Here’s taking a minute to sit back and appreciate the scintillating beauty of Indian weaves and textiles

On our 75th Republic Day, we dive deep into the rich archives of WeaverStory that celebrate the diverse crafts and textiles of India.

India never fails to amaze. Drive 50 km from the capital city, and the closest village presents a visual spectacle of textiles and indigenous crafts that begs you to study their intricacy and delicate workmanship. Try moving to the west, deep in the fecund land of Gujarat and Rajasthan, and find yourself smitten by elaborate block printing techniques like Ajrakh or by the likes of Bandhini, a resist dyeing technique. Or perhaps move to the south—the land of Kanjeevaram sarees and Madras checks that will have you immersed in pops of colours and cheerful patterns. But when you're through, don't miss the remarkable mangroves in the east and the genius of batik printing.

Jawaharlal Nehru once said, “The history of India may well be written with textile as its leading motif.” Celebrated as the quintessential fabric of India, we won our freedom in Khadi. Reminiscing on those days of Mahatma Gandhi and the Khadi Movement that contributed to India’s struggle for freedom, handlooms have always been a meaningful textile and, to date, remain a symbol for a better and more sustainable future.

Ahead, we break down our trunk of fascinating weaves and textiles, which we hope will help you appreciate the diverse corners of our country a little more than usual.

The age-old Banarasi weave from Varanasi, Uttar Pradesh


A prominent emblem of India’s rich cultural legacy, Banarasi sarees have been considered signature heirlooms that usually become hand-downs from our mothers and great-grandmothers. While we all may have at least one Banarasi saree packed neatly in the dusty corners of our wardrobes, what makes them so unique is the memories and the emotional intimacy attached to them. Perhaps the idea of carrying a piece of someone you love on your special days. This Republic Day, we're not just looking at this impeccable weave for a source of visual appreciation, but we take a moment to remember how our lives are entwined within the drapes of a Banarasi saree, capturing a shared intimacy wherever we go.

Chanderi Sarees from Madhya Pradesh


The soft allure of Chanderi sarees is hard to miss. With a buttery handfeel and a graceful glimmer, these sarees are perfect to wear for your everyday wins and also your special days. Originally discovered in a small town called Chanderi in Madhya Pradesh, Chanderi sarees, also called ‘bunni hui hawa’ by the locals, were later popularised by the Mughals, who admired their rich quality and fine texture.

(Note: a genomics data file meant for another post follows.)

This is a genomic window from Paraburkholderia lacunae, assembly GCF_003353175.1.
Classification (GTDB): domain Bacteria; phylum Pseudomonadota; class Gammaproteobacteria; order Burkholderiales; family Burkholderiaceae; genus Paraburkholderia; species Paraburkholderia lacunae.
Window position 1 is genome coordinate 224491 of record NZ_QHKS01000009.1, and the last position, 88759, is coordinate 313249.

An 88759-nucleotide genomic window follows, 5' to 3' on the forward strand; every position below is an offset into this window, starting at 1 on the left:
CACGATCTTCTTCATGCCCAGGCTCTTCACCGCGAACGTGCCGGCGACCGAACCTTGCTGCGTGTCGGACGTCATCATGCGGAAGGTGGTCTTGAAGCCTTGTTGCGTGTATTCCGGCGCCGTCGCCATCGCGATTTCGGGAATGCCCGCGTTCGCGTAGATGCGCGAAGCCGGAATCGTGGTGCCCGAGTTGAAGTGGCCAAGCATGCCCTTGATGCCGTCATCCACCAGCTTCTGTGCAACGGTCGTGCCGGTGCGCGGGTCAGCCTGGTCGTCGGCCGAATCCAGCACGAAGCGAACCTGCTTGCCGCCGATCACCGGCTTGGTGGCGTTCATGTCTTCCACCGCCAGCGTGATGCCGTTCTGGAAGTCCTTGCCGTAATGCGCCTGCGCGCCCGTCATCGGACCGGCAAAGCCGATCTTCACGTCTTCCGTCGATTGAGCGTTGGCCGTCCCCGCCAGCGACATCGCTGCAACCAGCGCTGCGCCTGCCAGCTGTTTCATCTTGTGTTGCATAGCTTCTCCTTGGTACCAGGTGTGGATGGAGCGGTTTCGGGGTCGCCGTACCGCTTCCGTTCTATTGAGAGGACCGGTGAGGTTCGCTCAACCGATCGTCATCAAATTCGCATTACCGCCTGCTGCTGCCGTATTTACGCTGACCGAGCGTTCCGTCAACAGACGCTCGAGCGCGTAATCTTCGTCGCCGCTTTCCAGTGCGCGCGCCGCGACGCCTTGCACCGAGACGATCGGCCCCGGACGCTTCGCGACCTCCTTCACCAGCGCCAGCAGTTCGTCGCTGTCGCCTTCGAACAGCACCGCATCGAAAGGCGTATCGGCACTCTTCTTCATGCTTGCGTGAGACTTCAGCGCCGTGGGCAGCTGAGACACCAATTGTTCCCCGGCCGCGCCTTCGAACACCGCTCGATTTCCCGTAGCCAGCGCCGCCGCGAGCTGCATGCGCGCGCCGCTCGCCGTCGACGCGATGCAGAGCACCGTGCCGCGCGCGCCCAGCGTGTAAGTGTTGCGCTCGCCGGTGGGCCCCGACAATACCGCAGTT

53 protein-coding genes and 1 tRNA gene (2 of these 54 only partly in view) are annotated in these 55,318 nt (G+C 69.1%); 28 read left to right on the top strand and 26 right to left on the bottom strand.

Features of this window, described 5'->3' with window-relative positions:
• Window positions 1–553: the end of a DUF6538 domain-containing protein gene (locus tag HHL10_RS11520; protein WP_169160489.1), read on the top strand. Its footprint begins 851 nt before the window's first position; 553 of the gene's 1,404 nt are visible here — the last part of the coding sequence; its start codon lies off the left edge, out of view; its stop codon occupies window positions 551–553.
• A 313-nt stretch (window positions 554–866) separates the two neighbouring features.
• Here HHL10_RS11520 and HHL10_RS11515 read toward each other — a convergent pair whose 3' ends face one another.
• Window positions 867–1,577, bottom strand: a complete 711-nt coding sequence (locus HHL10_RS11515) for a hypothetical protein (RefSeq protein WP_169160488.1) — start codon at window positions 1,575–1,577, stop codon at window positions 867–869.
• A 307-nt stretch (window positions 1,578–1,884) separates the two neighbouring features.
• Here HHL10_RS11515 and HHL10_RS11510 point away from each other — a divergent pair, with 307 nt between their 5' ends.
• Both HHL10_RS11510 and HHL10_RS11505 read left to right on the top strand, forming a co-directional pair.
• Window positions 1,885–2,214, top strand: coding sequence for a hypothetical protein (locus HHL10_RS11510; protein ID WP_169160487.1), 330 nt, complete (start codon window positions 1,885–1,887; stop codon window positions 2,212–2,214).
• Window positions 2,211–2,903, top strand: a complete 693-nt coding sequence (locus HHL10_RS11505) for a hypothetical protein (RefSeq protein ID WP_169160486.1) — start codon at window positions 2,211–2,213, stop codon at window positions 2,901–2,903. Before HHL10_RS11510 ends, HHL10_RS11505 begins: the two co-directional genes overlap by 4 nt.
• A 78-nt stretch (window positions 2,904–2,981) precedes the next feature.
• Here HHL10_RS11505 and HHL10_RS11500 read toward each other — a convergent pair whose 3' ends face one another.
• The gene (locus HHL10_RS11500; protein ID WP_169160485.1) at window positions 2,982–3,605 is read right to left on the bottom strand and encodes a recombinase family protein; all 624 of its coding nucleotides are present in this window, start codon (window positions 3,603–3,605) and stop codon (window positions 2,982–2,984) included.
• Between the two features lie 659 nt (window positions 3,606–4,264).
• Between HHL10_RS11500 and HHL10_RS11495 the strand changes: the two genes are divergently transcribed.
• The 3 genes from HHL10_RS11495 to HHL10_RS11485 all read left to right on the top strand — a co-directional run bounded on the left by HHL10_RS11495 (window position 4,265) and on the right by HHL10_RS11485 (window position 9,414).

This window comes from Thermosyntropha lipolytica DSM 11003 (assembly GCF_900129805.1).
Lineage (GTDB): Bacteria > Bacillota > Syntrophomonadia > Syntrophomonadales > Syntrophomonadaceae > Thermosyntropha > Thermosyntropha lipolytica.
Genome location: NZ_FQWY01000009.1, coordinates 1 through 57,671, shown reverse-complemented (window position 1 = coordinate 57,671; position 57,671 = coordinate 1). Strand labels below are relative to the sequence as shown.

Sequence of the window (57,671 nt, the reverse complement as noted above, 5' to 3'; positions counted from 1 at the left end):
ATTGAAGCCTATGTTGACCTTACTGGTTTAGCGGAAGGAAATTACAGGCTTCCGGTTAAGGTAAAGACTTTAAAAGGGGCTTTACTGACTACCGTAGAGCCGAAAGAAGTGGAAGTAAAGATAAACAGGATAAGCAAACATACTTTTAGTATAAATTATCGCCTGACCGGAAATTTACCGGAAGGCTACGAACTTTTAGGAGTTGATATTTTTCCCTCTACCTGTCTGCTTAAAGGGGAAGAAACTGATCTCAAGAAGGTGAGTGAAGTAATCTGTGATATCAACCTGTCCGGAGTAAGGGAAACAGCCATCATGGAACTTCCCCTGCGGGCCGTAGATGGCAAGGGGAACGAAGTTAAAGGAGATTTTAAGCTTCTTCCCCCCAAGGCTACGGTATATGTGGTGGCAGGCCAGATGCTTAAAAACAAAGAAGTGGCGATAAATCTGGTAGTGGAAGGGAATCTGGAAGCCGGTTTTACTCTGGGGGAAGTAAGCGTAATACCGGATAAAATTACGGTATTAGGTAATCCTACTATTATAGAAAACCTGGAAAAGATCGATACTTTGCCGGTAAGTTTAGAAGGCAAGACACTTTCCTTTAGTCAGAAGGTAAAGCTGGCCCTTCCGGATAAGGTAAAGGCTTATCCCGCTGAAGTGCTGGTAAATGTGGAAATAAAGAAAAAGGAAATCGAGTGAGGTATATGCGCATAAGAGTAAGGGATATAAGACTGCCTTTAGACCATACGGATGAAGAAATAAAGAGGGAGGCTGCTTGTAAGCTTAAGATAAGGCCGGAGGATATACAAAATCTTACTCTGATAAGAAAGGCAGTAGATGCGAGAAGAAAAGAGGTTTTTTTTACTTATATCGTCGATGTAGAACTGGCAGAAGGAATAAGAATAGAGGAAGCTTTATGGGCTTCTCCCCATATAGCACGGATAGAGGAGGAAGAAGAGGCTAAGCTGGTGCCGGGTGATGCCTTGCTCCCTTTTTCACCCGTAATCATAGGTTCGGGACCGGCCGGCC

While reliving a slice of history with this little anecdote, make sure to invest in a Chanderi saree if you haven't already.

Batik Sarees from the quaint villages of west Bengal


There’s something about Batik sarees—vivid in shades of burnt orange, mustard, and deep carnation, these sarees are reputed for their intense resist dyeing technique and intricate motifs. Dating back to the 12th century, Batik is known to be the pride of Bengal and has found its way to our coffers at WeaverStory

Here, find a surreal amalgamation of bright hues and indigenous patterns plucked straight from the heart of west Bengal and finally painted across six-yards of pure Mulberry silk.

Ikat Patola from Gujarat


While delving into a captivating realm of weaves and textiles, here’s another gem from Gujarat: the Ikat Patola. With its origins dating back 700 years, this intensely complex weave first emerged in the central parts of southeast Asia, somewhat around the 11th century. Patolas, characterized by abstract designs and geometric motifs, have some seriously whimsical names, like paan bhat, meaning peepal leaf motif, or fulvali bhat, meaning floral motifs. Translating these beautiful motifs onto sarees, find our trunk full of Ikat Patolas that enjoy heirloom status in a handloom vocabulary.

The classic Kanjeevaram from South India


A Kanjeevaram saree immediately brings to mind images of Tamil brides dressed in gilded sarees replete with jewellery and at least two layers of gajra enveloping their dainty buns. The south-Indian influence has travelled all across, carpeting the map of this diverse country. You may as well find brides in the north appreciating the rich allure of a Kanjeevaram saree—almost labelling it a must-have for the wedding trousseau. Blended in with rich gold and zari threads, the regal appeal of a classic Kanjeevaram is hard to miss. Think thick and bold; Korvai borders in popping hues; Zari checks; and small boota detailing all across the length and breadth of this exquisite drape.

Find a select curation of Kanjeevaram sarees here

Kota sarees from Rajasthan

Whether you wear sarees every day or not, having one Kota Zari saree in your wardrobe of authentic weaves is highly inevitable. Traditionally known as Masuria sarees, the history of Kota Zari predates the 17th century and was initially popularised by the Mughals in Mysore. Later, Rao Kishore Singh facilitated the shift from Mysore to Kota district in Rajasthan, which led to its permanent settlement. There are several types of Kota sarees; however, the most extravagant of them all has to be the Kota Zari. Woven from real gold and silver threads, these sarees embody the heritage weave in intricate patterns and colours.

Find a stunning curation of our Kota zari sarees here

Author- Haiqa Siddiqui